The effect may mean that eating kiwis regularly helps your body to fight off infection better, helping you to recover more quickly.
May Help Treat Asthma
Did you know that fruit, including kiwis, can help to treat asthma? Once again, it’s the combination of nutrients and antioxidants that causes this effect. The high vitamin C levels in kiwis make them an especially powerful choice here.
Great As A Snack
The health benefits aren’t the only reason for eating kiwis regularly. The little fruit is also a fantastic snack.
After all, kiwis are rich in vitamin C and antioxidants, while offering a decent amount of fiber and not many calories at all. These features make kiwis perfect for weight loss too, as the fiber should help to keep you full. Kiwis are certainly much better for you than processed snacks, like candy bars or pop tarts.
How Kiwis Could Be Harmful
Side Effects From The Fiber
While fiber is essential for health and offers many benefits, it can come with some frustrating side effects as well. In particular, decent amounts of fiber can lead to stomach cramps, bloating, and diarrhea.
These side effects aren’t surprising. After all, fiber helps to bulk up your stools and can trigger bowel movements. If you have too much fiber or suddenly change your fiber intake, these effects may seem sudden and uncomfortable.
Thankfully, the side effects don’t mean that there is anything wrong. They’re simply the fiber doing what it is meant to do.
To avoid the side effects, try increasing your fiber intake slowly and drinking plenty of water.
While you probably won’t see side effects from a single kiwi, you might get them from having multiple kiwis in a serving (or a fruit salad!).
May Be High In Oxalates
Oxalates are plant-based compounds that our bodies can’t always process well. They’re significant because high oxalate diets sometimes increase the risk of kidney stones, particularly for people who have had a kidney stone in the past.
Kiwis are often missed in lists of high oxalate foods, perhaps partly because their oxalate content can vary. Even so, kiwis are regularly higher in oxalates than fruits like oranges and cantaloupes.
If you’re worried about oxalates, try to stick to small servings of kiwis and just eat the flesh of the fruit rather than the skin (while the skin is edible, it’s higher in oxalates than the flesh).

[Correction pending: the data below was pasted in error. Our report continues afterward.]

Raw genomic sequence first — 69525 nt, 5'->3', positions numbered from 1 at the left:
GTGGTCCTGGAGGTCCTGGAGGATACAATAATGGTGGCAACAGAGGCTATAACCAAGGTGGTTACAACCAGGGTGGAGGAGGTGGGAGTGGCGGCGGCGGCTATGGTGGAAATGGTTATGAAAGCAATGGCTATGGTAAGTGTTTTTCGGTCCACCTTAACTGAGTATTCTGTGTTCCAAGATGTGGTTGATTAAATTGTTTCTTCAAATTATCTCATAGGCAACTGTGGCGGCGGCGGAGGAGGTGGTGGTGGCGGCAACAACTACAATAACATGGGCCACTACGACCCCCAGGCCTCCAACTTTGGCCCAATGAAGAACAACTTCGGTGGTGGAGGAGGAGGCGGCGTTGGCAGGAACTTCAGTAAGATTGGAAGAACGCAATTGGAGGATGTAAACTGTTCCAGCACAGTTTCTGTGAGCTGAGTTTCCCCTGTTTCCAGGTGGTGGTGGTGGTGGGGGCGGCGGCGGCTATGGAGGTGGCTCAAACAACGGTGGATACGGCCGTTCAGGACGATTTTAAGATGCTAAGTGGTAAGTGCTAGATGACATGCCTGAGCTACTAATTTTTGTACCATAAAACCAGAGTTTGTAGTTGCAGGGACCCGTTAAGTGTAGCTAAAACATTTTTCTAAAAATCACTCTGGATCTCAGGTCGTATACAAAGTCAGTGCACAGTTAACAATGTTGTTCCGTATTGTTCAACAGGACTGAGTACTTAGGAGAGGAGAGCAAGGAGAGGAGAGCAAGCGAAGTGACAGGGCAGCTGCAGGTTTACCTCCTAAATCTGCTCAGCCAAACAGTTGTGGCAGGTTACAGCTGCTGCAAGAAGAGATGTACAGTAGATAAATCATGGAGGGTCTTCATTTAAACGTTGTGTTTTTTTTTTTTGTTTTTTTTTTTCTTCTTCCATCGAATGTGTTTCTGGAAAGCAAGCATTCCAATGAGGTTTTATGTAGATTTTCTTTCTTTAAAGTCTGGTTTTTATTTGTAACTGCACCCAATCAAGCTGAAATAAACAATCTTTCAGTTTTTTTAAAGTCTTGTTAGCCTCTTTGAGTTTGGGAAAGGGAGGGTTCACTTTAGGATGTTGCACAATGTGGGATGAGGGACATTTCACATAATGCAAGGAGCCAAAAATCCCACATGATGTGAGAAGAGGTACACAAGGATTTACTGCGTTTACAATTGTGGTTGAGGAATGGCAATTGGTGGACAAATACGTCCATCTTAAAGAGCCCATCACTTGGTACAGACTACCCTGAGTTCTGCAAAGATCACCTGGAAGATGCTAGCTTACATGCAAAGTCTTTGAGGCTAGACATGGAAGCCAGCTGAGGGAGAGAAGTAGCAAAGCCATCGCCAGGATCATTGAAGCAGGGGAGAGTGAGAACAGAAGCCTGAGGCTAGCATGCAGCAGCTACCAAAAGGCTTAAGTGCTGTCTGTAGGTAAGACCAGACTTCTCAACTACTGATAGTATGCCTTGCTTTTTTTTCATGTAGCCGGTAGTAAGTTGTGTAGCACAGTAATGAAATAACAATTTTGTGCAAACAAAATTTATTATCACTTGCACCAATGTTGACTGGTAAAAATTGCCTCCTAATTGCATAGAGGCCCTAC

Relatively High In Carbs
Kiwis aren’t the greatest choice if you’re watching your carb intake, as a whole kiwi can contain around 8 net grams of carbs. This will be too much for many keto dieters.
These carbs come from sugar, so kiwis might also be a problem if you’re being cautious with sugar consumption.
If you really love kiwis, you could try decreasing your portion size. Half a kiwi, for example, might be possible on a keto diet and could be realistic for many diabetics.
That said, there are plenty of lower carb fruits out there, including berries, peaches, cantaloupe, and watermelon. Choosing one of these may provide just as many benefits as kiwis, but fewer problems.
They Can Irritate Your Mouth
Some people find that kiwis irritate their mouth. This happens because of calcium oxalate crystals in the fruit.
Focusing on fully ripe kiwis can notably reduce this effect. Avoiding the skin is useful too, as most of the crystals are present in the skin rather than the flesh of the fruit.
Thankfully, the mouth irritation isn’t a sign of a serious problem, so it doesn’t mean you need to stop eating kiwis entirely.
May Interact With Blood Thinning Medications
Do you remember the vitamin K that we talked about earlier? While this nutrient is very important, it also interacts with blood thinning medications.
If your vitamin K intake is high, then blood thinning medication might be less effective, which puts you at risk for blood clots.
This effect doesn’t mean that you need to avoid kiwis or other vitamin K rich foods. Instead, anyone taking blood thinners needs to be aware of their vitamin K intake and make sure their medication levels are adjusted accordingly.
Can You Eat Kiwi Skin?
Most people just eat the flesh of kiwis, often by peeling them or by scooping the insides out with a spoon.
Surprisingly though, the skin of kiwis is actually edible. The skin is good for you too, giving you extra fiber, antioxidants, and folate.
The biggest problem is the texture, especially if you choose a kiwi with fuzzy skin. Thankfully, some varieties have thinner skin with no fuzz at all, which makes the skin much easier to eat. You might even find that you can wash the kiwi, then bite into it much like an apple.
Green Versus Gold Kiwis
Kiwis are normally green, but golden ones have recently been capturing attention. This variety has a sweeter and smoother flavor. It’s also a much better source of vitamin C, which is impressive, as green kiwis already have a large amount of vitamin C.
It isn’t all good news though. Gold kiwis do contain less fiber than the gold ones and are higher in both sugar and calories. Both types remain low GI, but green kiwis are a wiser choice for diabetics and anyone watching their carb intake.
Before we move on, let’s clear the air about something.
Despite their vibrant appearance, gold kiwis aren’t genetically modified. They’re simply the result of careful selective breeding. This type of selective breeding isn’t unusual either. Many modern fruits, vegetables, and grains look completely different than their ancestors.
Other Types Of Kiwis
Green and gold kiwis aren’t your only options either. There are other interesting varieties out there, including a green kiwifruit with a red ring around the center, silver vine kiwifruit, and purple kiwifruit.
There are some differences in flavor and nutrient profile between the types, but they all have plenty to offer.
Kiwis offer plenty of health benefits, especially as they’re a decent source of fiber and antioxidants, and are also low in FODMAPs. They also have their fair share of problems, including their relatively high levels of carbs and oxalates.
How these different features balance out depends entirely on your needs.
For example, the oxalate content mightn’t be relevant if you’re not at risk for kidney stones and you might not be worried about carbs at all. In that situation, kiwis would be a fantastic choice. In contrast, a keto dieter who has had kidney stones in the past might want to avoid kiwis entirely.